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Current Status on Immunological Therapies for Type 1 Diabetes Mellitus

  • Griselda Lim Loo Xin
  • Yap Pui Khee
  • Tan Yoke Ying
  • Jestin Chellian
  • Gaurav Gupta
  • Anil Philip Kunnath
  • Srinivas Nammi
  • Trudi Collet
  • Philip Michael Hansbro
  • Kamal Dua
  • Dinesh Kumar ChellappanEmail author
Therapies and New Technologies in the Treatment of Diabetes (M Pietropaolo, Section Editor)
Part of the following topical collections:
  1. Topical Collection on Therapies and New Technologies in the Treatment of Diabetes

Abstract

Purpose of Review

Type 1 diabetes (T1D) occurs when there is destruction of beta cells within the islets of Langerhans in the pancreas due to autoimmunity. It is considered a complex disease, and different complications can surface and worsen the condition if T1D is not managed well. Since it is an incurable disease, numerous treatments and therapies have been postulated in order to control T1D by balancing hyperglycemia control while minimizing hypoglycemic episodes. The purpose of this review is to primarily look into the current state of the available immunological therapies and their advantages for the treatment of T1D.

Recent Findings

Over the years, immunological therapy has become the center of attraction to treat T1D. Immunomodulatory approaches on non-antigens involving agents such as cyclosporine A, mycophenolate mofetil, anti-CD20, cytotoxic T cells, anti-TNF, anti-CD3, and anti-thymocyte globulin as well as immunomodulative approaches on antigens such as insulin, glutamic acid decarboxylase, and heat shock protein 60 have been studied. Aside from these two approaches, studies and trials have also been conducted on regulatory T cells, dendritic cells, interleukin 2, interleukin 4, M2 macrophages, and rapamycin/interleukin 2 combination therapy to test their effects on patients with T1D. Many of these agents have successfully suppressed T1D in non-obese diabetic (NOD) mice and in human trials. However, some have shown negative results.

Summary

To date, the insights into the management of the immune system have been increasing rapidly to search for potential therapies and treatments for T1D. Nevertheless, some of the challenges are still inevitable. A lot of work and effort need to be put into the investigation on T1D through immunological therapy, particularly to reduce complications to improve and enhance clinical outcomes.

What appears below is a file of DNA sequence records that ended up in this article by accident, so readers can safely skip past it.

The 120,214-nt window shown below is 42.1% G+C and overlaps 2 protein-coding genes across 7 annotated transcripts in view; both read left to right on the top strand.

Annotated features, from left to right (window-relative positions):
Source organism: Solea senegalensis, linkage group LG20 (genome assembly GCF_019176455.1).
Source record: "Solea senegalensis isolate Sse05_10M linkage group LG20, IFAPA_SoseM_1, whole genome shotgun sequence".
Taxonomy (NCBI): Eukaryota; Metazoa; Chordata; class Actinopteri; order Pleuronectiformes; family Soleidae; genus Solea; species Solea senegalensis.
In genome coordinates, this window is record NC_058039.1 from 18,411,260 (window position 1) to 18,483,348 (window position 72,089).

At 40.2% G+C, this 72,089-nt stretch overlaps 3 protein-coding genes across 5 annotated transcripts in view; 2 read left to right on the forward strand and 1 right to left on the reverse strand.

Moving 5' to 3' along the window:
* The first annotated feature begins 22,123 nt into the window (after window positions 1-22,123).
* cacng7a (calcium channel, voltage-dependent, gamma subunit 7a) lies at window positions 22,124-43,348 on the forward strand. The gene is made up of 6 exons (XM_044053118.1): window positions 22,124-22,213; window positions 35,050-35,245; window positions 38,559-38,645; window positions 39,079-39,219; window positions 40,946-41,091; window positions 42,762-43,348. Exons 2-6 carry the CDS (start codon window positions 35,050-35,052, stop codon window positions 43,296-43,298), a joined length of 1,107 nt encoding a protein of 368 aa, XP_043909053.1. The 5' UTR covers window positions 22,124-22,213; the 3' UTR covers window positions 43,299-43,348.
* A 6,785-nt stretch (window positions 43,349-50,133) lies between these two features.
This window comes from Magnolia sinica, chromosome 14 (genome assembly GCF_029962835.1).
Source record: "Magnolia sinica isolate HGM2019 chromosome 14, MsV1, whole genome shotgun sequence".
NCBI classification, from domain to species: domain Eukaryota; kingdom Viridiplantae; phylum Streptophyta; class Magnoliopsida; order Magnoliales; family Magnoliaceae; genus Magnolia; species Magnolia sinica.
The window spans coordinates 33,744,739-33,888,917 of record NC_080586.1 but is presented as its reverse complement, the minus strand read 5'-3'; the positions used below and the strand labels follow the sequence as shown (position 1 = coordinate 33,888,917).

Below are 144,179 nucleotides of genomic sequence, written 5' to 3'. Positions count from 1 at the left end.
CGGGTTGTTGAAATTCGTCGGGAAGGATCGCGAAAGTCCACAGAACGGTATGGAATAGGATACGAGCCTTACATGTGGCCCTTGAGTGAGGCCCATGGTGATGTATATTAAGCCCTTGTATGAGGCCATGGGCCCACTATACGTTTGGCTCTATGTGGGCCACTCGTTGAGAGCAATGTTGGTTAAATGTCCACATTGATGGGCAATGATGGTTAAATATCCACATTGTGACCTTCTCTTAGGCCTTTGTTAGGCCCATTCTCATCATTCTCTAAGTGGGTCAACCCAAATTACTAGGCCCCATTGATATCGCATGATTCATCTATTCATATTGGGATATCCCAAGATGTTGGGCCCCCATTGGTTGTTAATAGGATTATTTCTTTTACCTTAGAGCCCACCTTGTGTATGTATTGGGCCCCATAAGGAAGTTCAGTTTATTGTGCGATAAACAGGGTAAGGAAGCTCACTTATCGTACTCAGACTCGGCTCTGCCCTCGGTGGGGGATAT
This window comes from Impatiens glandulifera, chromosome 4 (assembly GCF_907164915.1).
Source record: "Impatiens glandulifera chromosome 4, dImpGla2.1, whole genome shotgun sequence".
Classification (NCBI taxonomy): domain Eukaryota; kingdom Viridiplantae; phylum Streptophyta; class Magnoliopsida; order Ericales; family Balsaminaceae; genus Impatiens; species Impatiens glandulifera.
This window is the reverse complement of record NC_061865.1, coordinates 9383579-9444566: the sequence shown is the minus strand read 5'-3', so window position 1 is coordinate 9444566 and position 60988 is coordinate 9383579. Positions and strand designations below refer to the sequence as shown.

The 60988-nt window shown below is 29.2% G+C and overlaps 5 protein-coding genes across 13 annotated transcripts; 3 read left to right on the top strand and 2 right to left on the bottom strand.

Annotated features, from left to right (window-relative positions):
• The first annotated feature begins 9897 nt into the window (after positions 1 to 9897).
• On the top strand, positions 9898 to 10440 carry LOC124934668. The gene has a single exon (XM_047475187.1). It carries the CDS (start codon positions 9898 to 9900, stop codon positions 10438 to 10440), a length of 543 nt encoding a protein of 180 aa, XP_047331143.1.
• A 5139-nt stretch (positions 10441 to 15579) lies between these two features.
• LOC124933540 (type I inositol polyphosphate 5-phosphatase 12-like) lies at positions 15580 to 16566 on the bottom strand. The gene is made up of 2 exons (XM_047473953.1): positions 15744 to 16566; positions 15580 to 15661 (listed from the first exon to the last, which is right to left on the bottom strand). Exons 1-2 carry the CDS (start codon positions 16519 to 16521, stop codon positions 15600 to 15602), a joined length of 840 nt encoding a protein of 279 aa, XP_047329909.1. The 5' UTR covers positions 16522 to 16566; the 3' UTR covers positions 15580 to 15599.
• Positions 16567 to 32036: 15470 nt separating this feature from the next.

Keywords

T1D Immunotherapies Non-antigenic agents Antigenic agents 

Notes

Compliance with Ethical Standards

Conflict of Interest

The authors declare that they have no conflict of interest.

Human and Animal Rights and Informed Consent

This article does not contain any studies with human or animal subjects performed by any of the authors.

References

Papers of particular interest, published recently, have been highlighted as: • Of importance •• Of major importance

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© Springer Science+Business Media, LLC, part of Springer Nature 2019

Authors and Affiliations

  • Griselda Lim Loo Xin
    • 1
  • Yap Pui Khee
    • 1
  • Tan Yoke Ying
    • 1
  • Jestin Chellian
    • 2
  • Gaurav Gupta
    • 3
  • Anil Philip Kunnath
    • 4
  • Srinivas Nammi
    • 5
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  • Trudi Collet
    • 7
  • Philip Michael Hansbro
    • 8
    • 9
  • Kamal Dua
    • 8
    • 9
  • Dinesh Kumar Chellappan
    • 2
    Email author
  1. 1.School of Health SciencesInternational Medical UniversityKuala LumpurMalaysia
  2. 2.Department of Life Sciences, School of PharmacyInternational Medical UniversityKuala LumpurMalaysia
  3. 3.School of Pharmaceutical SciencesJaipur National UniversityJaipurIndia
  4. 4.Division of Applied Biomedical Science and Biotechnology, School of Health SciencesInternational Medical UniversityKuala LumpurMalaysia
  5. 5.School of Science and HealthWestern Sydney UniversitySydneyAustralia
  6. 6.NICM Health Research InstituteWestern Sydney UniversitySydneyAustralia
  7. 7.Innovative Medicines Group, Institute of Health and Biomedical InnovationQueensland University of TechnologyBrisbaneAustralia
  8. 8.Discipline of Pharmacy, Graduate School of HealthUniversity of Technology Sydney (UTS)UltimoAustralia
  9. 9.Priority Research Centre for Healthy Lungs, Hunter Medical Research Institute (HMRI) & School of Biomedical Sciences and PharmacyThe University of Newcastle (UoN)NewcastleAustralia

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